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Potential to Kinetic


Exploring Energy Transfer and Landslides

Focus Question: What are landslides?

A mass-movement process in which rock or sediment moves downslope.

  • Rock slides usually occur on a bedding plane or on a fracture.

  • Slumps occur along a curved surface.

Focus Question: Where do we most often see landslides?

In areas with:

  • unstable slopes

  • a great size range of loose materials

  • rapidly changing energy conditions

Focus Question: What conditions cause the downslope movement?

  • excessive rainfall, snowmelt

  • oversteepened slopes that exceed the angle of repose, typically ~ 30

  • earthquakes and volcanic activity

  • the nature and level of saturation of the substrate

  • sinkholes

Focus Question: Where do landslides occur?

In many settings on Earth:

Rockfall deposition - Yosemite National Park, California - On July 11, 1996, at 6:52 p.m. (Pacific Daylight Time), two large rock blocks, with a combined volume of between 23,000 and 38,000 m3 broke away from Glacier Point, near Happy Isles, a popular trailhead and concession stand.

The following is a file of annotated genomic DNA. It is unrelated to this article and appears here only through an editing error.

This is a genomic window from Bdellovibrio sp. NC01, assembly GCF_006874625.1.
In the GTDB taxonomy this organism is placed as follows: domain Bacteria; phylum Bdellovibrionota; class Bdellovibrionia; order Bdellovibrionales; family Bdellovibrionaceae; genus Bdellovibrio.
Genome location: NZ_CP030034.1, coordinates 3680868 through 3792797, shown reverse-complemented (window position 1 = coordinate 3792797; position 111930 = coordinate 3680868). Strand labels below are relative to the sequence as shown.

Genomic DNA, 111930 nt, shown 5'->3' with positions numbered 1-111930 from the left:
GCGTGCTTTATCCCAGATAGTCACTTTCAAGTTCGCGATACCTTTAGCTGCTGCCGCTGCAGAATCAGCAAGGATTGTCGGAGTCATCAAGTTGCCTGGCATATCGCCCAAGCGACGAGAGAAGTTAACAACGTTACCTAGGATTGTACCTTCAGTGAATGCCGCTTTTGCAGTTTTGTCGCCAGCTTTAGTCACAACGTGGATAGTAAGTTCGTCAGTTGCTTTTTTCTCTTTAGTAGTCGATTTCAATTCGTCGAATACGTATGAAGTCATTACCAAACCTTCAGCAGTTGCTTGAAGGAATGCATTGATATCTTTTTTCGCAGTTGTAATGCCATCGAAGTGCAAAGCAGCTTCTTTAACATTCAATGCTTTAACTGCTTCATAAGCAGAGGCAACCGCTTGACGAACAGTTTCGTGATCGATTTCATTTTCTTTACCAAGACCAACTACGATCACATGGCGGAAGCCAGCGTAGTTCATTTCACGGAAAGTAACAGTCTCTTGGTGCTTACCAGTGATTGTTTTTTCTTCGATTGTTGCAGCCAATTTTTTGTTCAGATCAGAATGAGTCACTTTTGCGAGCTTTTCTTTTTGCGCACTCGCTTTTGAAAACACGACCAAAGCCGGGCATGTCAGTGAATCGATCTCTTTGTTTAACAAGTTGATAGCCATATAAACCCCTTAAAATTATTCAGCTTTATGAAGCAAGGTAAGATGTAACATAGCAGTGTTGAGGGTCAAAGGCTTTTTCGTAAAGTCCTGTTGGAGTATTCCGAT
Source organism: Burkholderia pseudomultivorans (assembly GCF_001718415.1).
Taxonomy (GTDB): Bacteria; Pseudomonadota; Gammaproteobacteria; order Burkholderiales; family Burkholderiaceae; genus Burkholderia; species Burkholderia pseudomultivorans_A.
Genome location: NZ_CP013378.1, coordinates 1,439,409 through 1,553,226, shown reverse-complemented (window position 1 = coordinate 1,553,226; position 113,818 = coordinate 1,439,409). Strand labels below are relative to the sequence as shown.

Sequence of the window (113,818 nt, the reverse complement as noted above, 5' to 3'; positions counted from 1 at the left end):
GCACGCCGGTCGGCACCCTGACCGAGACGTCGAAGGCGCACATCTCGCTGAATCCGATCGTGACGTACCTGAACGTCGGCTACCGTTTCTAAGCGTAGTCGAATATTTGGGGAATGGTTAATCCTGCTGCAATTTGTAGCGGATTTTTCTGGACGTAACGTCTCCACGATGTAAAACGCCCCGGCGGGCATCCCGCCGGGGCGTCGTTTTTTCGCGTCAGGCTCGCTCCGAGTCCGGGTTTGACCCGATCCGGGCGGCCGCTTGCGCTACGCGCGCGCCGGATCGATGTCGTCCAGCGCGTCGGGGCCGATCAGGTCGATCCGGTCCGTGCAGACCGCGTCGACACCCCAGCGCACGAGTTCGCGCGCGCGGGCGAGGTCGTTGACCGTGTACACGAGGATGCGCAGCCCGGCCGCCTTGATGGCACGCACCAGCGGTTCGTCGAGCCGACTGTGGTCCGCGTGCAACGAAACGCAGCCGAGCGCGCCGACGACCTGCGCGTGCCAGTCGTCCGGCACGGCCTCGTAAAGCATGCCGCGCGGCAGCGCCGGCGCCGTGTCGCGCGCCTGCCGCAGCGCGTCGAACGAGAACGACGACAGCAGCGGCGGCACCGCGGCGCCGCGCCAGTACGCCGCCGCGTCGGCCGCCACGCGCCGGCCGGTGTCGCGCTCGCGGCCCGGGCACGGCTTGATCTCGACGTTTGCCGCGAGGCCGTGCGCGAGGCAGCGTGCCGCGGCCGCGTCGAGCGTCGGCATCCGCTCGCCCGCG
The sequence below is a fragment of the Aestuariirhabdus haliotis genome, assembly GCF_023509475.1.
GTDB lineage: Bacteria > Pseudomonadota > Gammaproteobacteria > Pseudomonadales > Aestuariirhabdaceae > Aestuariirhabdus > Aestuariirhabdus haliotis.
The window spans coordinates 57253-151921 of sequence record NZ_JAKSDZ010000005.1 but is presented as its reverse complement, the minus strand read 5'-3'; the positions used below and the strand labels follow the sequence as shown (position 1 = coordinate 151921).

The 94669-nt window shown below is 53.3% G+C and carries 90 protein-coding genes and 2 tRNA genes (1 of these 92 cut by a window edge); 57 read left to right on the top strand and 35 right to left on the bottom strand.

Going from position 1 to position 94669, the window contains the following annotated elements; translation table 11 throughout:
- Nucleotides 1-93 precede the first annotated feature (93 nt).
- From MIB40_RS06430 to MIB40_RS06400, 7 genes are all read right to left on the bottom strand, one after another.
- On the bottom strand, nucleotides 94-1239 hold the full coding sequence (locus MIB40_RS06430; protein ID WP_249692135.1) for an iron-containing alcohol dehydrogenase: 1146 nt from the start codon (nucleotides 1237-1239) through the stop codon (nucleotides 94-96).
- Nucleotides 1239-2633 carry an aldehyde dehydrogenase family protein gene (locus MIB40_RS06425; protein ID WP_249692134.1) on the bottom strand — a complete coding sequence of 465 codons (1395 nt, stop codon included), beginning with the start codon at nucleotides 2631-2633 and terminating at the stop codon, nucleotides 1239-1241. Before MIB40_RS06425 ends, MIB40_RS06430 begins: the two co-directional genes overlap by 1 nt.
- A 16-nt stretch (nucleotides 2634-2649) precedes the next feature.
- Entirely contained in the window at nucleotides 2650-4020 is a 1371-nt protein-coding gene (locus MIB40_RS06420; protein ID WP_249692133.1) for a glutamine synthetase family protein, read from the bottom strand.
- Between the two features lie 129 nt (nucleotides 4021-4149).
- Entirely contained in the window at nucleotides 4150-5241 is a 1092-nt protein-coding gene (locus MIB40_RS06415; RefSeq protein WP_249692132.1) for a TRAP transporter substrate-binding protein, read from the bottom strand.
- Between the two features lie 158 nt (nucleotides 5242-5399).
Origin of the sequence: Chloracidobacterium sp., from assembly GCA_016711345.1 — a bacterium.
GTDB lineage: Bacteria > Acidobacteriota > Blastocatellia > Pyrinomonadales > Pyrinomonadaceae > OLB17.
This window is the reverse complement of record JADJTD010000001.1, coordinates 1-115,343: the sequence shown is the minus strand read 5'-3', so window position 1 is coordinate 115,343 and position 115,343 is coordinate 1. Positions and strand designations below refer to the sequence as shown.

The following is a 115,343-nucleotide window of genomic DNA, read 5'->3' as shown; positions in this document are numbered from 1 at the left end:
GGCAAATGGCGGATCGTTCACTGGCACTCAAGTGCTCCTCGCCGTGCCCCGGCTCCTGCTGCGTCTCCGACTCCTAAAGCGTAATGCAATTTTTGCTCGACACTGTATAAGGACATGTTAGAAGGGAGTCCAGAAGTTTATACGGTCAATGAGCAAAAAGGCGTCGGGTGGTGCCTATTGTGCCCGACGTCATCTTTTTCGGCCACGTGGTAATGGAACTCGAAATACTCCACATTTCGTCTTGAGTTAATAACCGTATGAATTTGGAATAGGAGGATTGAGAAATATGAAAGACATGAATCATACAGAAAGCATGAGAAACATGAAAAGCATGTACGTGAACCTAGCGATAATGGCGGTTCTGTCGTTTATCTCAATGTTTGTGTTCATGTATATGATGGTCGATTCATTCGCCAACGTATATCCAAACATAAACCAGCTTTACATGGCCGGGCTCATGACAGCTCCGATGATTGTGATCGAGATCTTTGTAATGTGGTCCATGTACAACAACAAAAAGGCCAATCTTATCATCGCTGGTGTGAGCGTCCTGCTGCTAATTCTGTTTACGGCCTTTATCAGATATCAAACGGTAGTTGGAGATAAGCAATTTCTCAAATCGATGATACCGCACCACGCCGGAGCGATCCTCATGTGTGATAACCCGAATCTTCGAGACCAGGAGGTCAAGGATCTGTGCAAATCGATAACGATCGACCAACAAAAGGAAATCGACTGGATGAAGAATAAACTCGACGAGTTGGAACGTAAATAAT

Photograph by Edwin Harp, U.S. Geological Survey.

Debris Flow - La Conchita, California - a small seaside community along Highway 101 north of Santa Barbara. This landslide and debris flow occurred in the spring of 1995. Many people were evacuated because of the slide and the houses nearest the slide were completely destroyed. Fortunately, no one was killed or injured.

Photograph by R.L. Schuster, U.S. Geological Survey.

Snow-induced landslide - Melting snow and ice on the north flank of Washington's Mount St. Helens, triggered this lahar (an Indonesian term for a "volcanic debris flow"), which rapidly traveled down the flanks of the mountain with the North Fork of the Toutle River. The melting snow and Ice resulted from the 1982 eruption of Mount St. Helens.

Photograph by Tom Casadevall, U.S. Geological Survey.

Earthquake-induced rock and snow avalanche deposits path of the Mt. Huascaran, Peru, rock and snow avalanche.

Photo courtesy of Servicio Aerofotografico Nacional de Peru, 13 June 1970, U.S. Geological Survey.

Sinkhole - Winter Park, Florida-Sinkholes, although not classified as landslides, are another form of ground subsidence that can happen catastrophically. This sinkhole occurred in 1981, in the time span of one day. This form of subsidence occurs when carbonate layers that lie below the surface dissolve. When the weight of the overlying ground becomes too great, or the dissolved area too large, the surface collapses into the void.

Photograph by A. S. Navoy, U.S. Geological Survey.

Additional Resources:

For more pictures and information on landslides, visit Geologic Hazards Landslides at the United States Geological Survey website.

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